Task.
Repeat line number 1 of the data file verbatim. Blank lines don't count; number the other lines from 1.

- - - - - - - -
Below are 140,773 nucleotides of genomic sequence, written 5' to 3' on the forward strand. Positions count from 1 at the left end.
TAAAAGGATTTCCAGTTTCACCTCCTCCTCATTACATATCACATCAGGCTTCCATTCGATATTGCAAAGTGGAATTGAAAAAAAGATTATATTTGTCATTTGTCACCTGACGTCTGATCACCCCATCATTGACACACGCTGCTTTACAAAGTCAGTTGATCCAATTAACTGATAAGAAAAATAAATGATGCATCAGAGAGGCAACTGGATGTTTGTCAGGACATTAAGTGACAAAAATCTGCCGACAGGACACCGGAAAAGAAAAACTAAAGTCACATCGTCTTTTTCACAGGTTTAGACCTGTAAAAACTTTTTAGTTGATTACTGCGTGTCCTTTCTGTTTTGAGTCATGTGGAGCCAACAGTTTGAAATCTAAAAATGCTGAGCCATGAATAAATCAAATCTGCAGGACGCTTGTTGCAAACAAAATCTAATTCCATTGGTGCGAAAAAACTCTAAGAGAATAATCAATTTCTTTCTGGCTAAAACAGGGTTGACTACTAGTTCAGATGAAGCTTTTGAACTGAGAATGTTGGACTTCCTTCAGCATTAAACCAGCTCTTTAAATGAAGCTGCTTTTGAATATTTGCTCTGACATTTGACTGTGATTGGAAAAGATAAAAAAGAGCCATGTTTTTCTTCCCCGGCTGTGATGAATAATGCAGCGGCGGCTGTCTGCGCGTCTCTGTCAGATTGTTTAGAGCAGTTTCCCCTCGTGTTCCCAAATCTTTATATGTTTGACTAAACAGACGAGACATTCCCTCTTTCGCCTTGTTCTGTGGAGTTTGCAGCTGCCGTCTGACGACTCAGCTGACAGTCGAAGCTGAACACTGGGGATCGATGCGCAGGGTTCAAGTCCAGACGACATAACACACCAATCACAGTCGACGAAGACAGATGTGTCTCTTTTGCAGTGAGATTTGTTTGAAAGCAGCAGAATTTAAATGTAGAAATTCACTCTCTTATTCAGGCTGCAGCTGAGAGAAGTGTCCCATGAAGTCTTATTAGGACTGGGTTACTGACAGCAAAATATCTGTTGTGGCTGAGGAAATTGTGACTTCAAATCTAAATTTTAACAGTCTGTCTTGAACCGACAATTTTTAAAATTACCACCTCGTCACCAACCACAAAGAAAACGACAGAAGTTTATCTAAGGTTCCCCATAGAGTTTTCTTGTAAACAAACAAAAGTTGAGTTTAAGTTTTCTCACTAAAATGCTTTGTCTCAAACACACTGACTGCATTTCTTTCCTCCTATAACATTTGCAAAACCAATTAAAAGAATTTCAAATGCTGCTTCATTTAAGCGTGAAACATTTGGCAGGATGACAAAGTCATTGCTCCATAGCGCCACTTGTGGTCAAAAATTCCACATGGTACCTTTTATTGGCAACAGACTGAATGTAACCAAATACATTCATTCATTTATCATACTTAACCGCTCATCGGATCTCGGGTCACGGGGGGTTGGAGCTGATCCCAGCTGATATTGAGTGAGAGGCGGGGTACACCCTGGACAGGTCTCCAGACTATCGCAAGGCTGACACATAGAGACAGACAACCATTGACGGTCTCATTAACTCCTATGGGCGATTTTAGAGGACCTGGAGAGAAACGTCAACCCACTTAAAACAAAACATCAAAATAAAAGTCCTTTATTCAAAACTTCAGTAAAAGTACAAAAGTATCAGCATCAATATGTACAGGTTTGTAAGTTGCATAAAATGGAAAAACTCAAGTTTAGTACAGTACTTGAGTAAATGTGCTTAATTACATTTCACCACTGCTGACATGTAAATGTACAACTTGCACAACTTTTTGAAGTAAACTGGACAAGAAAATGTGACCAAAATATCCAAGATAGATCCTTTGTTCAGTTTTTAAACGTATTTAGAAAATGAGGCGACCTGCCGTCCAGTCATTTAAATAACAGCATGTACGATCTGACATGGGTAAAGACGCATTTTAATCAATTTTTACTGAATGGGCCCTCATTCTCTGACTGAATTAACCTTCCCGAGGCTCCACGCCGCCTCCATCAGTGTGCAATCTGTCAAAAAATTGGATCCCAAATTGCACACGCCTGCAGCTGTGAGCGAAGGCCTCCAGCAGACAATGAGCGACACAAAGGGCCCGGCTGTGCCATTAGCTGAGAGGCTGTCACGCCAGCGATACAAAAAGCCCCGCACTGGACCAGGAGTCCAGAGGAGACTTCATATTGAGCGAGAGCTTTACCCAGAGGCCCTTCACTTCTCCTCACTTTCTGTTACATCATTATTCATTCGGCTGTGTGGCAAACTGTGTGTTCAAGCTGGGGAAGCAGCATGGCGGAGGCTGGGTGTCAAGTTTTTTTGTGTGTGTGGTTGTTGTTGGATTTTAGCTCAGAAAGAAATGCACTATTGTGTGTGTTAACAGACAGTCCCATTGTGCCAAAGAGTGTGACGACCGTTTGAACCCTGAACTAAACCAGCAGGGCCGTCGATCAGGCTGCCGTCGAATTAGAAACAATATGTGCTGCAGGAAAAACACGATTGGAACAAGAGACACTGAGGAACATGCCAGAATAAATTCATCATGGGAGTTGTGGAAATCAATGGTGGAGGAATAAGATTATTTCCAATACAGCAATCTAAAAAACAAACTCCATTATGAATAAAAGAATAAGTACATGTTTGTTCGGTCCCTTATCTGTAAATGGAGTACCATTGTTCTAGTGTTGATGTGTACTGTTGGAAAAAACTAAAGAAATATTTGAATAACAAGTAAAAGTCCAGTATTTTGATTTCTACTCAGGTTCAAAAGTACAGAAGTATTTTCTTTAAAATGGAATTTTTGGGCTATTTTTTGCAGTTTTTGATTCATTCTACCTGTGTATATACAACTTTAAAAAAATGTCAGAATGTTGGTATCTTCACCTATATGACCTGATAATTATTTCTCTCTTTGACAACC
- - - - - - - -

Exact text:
Below are 140,773 nucleotides of genomic sequence, written 5' to 3' on the forward strand. Positions count from 1 at the left end.